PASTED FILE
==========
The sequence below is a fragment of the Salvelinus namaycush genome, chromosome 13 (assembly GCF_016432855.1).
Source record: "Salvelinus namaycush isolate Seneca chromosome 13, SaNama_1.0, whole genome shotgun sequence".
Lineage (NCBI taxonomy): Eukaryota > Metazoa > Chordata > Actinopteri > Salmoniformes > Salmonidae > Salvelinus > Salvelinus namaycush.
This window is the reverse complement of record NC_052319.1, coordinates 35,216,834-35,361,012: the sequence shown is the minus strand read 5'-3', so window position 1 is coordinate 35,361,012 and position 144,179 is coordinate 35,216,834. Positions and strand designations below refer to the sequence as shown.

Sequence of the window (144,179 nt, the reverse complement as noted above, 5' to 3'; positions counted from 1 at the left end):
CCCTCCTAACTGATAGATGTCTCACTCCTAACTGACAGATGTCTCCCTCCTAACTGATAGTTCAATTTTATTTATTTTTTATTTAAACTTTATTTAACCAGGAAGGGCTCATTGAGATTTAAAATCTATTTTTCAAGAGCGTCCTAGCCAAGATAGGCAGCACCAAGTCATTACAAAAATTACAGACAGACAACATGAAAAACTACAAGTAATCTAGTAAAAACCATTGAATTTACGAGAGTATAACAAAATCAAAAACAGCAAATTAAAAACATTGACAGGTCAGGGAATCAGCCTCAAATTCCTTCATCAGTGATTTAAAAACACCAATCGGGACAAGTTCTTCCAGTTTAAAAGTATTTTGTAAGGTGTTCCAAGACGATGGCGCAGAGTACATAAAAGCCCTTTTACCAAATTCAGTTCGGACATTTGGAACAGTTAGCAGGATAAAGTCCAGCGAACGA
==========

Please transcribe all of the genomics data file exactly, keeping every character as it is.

The sequence below is a fragment of the Salvelinus namaycush genome, chromosome 13 (assembly GCF_016432855.1).
Source record: "Salvelinus namaycush isolate Seneca chromosome 13, SaNama_1.0, whole genome shotgun sequence".
Lineage (NCBI taxonomy): Eukaryota > Metazoa > Chordata > Actinopteri > Salmoniformes > Salmonidae > Salvelinus > Salvelinus namaycush.
This window is the reverse complement of record NC_052319.1, coordinates 35,216,834-35,361,012: the sequence shown is the minus strand read 5'-3', so window position 1 is coordinate 35,361,012 and position 144,179 is coordinate 35,216,834. Positions and strand designations below refer to the sequence as shown.

Sequence of the window (144,179 nt, the reverse complement as noted above, 5' to 3'; positions counted from 1 at the left end):
CCCTCCTAACTGATAGATGTCTCACTCCTAACTGACAGATGTCTCCCTCCTAACTGATAGTTCAATTTTATTTATTTTTTATTTAAACTTTATTTAACCAGGAAGGGCTCATTGAGATTTAAAATCTATTTTTCAAGAGCGTCCTAGCCAAGATAGGCAGCACCAAGTCATTACAAAAATTACAGACAGACAACATGAAAAACTACAAGTAATCTAGTAAAAACCATTGAATTTACGAGAGTATAACAAAATCAAAAACAGCAAATTAAAAACATTGACAGGTCAGGGAATCAGCCTCAAATTCCTTCATCAGTGATTTAAAAACACCAATCGGGACAAGTTCTTCCAGTTTAAAAGTATTTTGTAAGGTGTTCCAAGACGATGGCGCAGAGTACATAAAAGCCCTTTTACCAAATTCAGTTCGGACATTTGGAACAGTTAGCAGGATAAAGTCCAGCGAACGA